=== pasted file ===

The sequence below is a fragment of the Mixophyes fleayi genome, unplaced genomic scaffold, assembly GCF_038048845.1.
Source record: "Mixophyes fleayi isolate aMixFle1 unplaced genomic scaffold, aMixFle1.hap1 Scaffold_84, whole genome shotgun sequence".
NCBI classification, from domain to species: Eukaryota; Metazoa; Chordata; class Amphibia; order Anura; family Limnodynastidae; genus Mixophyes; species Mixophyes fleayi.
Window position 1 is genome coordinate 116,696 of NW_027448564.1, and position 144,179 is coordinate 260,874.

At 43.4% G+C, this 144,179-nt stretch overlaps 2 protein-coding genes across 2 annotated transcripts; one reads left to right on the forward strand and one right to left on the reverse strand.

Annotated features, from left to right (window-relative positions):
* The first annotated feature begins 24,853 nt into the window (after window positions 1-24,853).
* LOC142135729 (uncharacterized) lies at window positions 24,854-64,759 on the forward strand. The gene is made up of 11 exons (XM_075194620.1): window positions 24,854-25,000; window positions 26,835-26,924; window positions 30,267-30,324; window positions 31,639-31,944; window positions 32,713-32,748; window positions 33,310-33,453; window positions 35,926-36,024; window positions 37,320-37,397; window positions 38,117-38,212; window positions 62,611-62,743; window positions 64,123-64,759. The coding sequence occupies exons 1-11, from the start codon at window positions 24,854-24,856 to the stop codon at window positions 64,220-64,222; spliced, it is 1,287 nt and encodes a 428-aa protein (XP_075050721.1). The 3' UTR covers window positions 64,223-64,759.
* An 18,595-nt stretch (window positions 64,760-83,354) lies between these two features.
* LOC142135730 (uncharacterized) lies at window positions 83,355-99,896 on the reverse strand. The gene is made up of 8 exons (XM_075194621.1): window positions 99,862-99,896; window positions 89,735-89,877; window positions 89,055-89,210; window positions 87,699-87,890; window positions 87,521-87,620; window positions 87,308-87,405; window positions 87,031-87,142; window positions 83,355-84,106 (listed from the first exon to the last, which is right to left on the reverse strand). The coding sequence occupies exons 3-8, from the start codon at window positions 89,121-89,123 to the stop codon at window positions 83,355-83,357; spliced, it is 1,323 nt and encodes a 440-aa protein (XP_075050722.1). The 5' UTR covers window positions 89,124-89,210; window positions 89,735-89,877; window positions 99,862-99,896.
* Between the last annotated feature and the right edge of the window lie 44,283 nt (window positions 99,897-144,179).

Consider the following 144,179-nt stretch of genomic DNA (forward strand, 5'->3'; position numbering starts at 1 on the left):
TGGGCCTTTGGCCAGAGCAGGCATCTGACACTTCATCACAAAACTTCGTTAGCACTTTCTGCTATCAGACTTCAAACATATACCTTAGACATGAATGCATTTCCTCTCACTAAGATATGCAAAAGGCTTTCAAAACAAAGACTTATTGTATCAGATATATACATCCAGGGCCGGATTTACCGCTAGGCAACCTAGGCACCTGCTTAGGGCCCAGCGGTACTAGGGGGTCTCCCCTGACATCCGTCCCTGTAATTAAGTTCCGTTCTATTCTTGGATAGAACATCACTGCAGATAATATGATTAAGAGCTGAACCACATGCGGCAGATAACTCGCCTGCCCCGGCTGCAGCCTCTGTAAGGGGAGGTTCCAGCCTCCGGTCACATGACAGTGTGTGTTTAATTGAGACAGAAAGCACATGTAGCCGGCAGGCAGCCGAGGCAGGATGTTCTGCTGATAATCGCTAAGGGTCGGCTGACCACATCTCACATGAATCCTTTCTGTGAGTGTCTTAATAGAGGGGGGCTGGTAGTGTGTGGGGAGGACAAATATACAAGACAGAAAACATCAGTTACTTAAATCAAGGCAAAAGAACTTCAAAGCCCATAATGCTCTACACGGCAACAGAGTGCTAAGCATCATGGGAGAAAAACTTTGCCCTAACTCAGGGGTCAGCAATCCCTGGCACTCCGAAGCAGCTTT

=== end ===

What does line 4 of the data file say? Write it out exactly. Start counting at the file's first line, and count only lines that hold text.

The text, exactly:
Window position 1 is genome coordinate 116,696 of NW_027448564.1, and position 144,179 is coordinate 260,874.